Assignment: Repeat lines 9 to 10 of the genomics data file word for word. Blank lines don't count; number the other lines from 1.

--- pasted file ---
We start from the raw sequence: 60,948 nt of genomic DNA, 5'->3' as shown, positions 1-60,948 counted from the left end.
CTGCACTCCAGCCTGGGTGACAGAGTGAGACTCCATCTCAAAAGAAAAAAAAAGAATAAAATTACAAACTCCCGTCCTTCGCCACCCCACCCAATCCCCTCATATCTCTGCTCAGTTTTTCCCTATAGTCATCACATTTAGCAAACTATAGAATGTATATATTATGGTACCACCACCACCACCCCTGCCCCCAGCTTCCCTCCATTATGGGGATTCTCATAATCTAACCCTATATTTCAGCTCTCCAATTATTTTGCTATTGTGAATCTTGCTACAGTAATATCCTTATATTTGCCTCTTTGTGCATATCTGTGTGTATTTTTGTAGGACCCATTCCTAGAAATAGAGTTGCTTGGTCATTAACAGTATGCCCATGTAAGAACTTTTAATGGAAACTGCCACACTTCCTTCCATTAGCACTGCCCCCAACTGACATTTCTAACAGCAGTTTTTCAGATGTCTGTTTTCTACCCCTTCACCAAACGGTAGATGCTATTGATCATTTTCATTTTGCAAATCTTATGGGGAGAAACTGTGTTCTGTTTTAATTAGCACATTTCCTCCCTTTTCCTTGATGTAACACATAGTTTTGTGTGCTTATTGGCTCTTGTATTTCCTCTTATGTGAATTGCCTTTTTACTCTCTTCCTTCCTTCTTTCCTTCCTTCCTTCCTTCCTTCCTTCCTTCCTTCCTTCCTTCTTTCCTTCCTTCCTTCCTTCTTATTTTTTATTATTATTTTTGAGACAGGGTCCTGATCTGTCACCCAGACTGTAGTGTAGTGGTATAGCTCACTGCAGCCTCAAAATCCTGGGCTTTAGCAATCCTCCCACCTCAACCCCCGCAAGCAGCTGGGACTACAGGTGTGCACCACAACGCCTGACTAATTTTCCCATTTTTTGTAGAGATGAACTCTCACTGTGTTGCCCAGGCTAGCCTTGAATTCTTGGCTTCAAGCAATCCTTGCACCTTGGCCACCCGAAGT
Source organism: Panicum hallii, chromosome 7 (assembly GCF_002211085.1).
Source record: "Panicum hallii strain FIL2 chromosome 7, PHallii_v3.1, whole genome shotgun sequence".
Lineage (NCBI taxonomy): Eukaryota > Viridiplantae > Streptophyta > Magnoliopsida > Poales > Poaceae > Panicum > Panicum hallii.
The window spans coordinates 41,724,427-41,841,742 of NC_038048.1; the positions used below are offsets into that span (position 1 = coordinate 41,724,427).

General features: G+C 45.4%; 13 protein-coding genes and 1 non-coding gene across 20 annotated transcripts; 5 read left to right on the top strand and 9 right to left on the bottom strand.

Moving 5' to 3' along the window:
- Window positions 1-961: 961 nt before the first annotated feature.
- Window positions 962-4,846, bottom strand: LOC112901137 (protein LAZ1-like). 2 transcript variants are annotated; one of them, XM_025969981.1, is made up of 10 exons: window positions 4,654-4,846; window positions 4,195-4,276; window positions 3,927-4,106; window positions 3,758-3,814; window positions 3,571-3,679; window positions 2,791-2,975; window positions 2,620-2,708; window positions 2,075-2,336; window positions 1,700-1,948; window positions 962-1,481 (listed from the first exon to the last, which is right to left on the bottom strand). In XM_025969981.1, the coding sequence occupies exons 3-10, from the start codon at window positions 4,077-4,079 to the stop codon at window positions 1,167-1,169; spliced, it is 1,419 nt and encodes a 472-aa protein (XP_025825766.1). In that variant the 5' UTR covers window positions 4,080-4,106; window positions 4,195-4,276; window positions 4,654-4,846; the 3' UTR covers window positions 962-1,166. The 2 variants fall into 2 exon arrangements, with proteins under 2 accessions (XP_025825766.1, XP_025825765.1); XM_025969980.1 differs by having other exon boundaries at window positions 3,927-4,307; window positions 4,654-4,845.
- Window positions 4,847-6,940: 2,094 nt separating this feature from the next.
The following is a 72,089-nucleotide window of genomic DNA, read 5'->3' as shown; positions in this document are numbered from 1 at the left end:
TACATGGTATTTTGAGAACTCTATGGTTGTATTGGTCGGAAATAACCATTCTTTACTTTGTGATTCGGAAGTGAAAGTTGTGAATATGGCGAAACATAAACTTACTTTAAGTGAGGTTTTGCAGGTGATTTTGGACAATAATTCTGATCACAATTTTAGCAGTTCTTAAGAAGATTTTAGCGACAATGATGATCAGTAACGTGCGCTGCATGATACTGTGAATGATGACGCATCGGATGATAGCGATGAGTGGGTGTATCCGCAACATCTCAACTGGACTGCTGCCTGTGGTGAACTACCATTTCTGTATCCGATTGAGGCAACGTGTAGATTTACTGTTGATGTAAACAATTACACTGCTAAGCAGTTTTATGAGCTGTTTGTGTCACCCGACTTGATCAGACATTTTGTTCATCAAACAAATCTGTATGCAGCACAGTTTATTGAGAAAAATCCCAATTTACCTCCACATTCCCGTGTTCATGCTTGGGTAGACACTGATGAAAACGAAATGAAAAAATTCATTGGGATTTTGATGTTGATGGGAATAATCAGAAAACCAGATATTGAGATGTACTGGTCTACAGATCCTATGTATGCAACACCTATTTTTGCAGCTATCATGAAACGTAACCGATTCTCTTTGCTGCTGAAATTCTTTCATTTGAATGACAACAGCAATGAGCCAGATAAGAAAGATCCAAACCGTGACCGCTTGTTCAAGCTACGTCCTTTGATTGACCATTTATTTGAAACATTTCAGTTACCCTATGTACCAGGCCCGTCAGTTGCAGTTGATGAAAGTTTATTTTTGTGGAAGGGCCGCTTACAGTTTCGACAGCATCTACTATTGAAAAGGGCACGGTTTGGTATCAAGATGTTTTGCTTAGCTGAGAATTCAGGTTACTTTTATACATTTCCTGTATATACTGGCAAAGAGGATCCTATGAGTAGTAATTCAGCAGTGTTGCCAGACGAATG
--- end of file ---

- Window positions 1-961: 961 nt before the first annotated feature.
- Window positions 962-4,846, bottom strand: LOC112901137 (protein LAZ1-like). 2 transcript variants are annotated; one of them, XM_025969981.1, is made up of 10 exons: window positions 4,654-4,846; window positions 4,195-4,276; window positions 3,927-4,106; window positions 3,758-3,814; window positions 3,571-3,679; window positions 2,791-2,975; window positions 2,620-2,708; window positions 2,075-2,336; window positions 1,700-1,948; window positions 962-1,481 (listed from the first exon to the last, which is right to left on the bottom strand). In XM_025969981.1, the coding sequence occupies exons 3-10, from the start codon at window positions 4,077-4,079 to the stop codon at window positions 1,167-1,169; spliced, it is 1,419 nt and encodes a 472-aa protein (XP_025825766.1). In that variant the 5' UTR covers window positions 4,080-4,106; window positions 4,195-4,276; window positions 4,654-4,846; the 3' UTR covers window positions 962-1,166. The 2 variants fall into 2 exon arrangements, with proteins under 2 accessions (XP_025825766.1, XP_025825765.1); XM_025969980.1 differs by having other exon boundaries at window positions 3,927-4,307; window positions 4,654-4,845.